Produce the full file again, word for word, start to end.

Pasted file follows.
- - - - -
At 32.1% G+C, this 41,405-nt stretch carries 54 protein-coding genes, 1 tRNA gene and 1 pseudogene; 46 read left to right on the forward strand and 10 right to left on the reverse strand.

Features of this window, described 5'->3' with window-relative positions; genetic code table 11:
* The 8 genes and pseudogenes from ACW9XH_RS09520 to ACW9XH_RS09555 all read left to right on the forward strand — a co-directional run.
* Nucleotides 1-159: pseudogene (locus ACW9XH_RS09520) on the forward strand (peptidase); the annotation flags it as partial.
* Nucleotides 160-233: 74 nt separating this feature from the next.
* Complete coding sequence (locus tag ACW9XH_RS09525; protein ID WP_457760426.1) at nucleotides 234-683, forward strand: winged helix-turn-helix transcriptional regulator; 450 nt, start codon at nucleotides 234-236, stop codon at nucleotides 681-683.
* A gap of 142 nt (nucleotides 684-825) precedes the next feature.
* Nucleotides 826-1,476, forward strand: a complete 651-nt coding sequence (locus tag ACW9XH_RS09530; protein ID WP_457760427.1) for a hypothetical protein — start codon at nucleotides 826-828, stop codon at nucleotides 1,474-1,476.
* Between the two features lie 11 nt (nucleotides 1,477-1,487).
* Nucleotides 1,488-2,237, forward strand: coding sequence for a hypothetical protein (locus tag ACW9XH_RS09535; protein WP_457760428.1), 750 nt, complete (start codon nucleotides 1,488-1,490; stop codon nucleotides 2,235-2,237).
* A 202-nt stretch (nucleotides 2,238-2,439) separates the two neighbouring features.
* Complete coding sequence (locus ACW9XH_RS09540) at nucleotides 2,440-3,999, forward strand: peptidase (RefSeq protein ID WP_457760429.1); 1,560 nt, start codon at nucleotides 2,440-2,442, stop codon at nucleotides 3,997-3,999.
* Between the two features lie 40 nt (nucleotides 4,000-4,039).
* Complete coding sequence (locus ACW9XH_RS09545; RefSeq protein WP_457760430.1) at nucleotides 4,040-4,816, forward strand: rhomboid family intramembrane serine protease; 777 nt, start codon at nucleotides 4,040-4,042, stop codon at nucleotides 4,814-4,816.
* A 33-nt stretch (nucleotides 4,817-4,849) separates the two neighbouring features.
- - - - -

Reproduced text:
At 32.1% G+C, this 41,405-nt stretch carries 54 protein-coding genes, 1 tRNA gene and 1 pseudogene; 46 read left to right on the forward strand and 10 right to left on the reverse strand.

Features of this window, described 5'->3' with window-relative positions; genetic code table 11:
* The 8 genes and pseudogenes from ACW9XH_RS09520 to ACW9XH_RS09555 all read left to right on the forward strand — a co-directional run.
* Nucleotides 1-159: pseudogene (locus ACW9XH_RS09520) on the forward strand (peptidase); the annotation flags it as partial.
* Nucleotides 160-233: 74 nt separating this feature from the next.
* Complete coding sequence (locus tag ACW9XH_RS09525; protein ID WP_457760426.1) at nucleotides 234-683, forward strand: winged helix-turn-helix transcriptional regulator; 450 nt, start codon at nucleotides 234-236, stop codon at nucleotides 681-683.
* A gap of 142 nt (nucleotides 684-825) precedes the next feature.
* Nucleotides 826-1,476, forward strand: a complete 651-nt coding sequence (locus tag ACW9XH_RS09530; protein ID WP_457760427.1) for a hypothetical protein — start codon at nucleotides 826-828, stop codon at nucleotides 1,474-1,476.
* Between the two features lie 11 nt (nucleotides 1,477-1,487).
* Nucleotides 1,488-2,237, forward strand: coding sequence for a hypothetical protein (locus tag ACW9XH_RS09535; protein WP_457760428.1), 750 nt, complete (start codon nucleotides 1,488-1,490; stop codon nucleotides 2,235-2,237).
* A 202-nt stretch (nucleotides 2,238-2,439) separates the two neighbouring features.
* Complete coding sequence (locus ACW9XH_RS09540) at nucleotides 2,440-3,999, forward strand: peptidase (RefSeq protein ID WP_457760429.1); 1,560 nt, start codon at nucleotides 2,440-2,442, stop codon at nucleotides 3,997-3,999.
* Between the two features lie 40 nt (nucleotides 4,000-4,039).
* Complete coding sequence (locus ACW9XH_RS09545; RefSeq protein WP_457760430.1) at nucleotides 4,040-4,816, forward strand: rhomboid family intramembrane serine protease; 777 nt, start codon at nucleotides 4,040-4,042, stop codon at nucleotides 4,814-4,816.
* A 33-nt stretch (nucleotides 4,817-4,849) separates the two neighbouring features.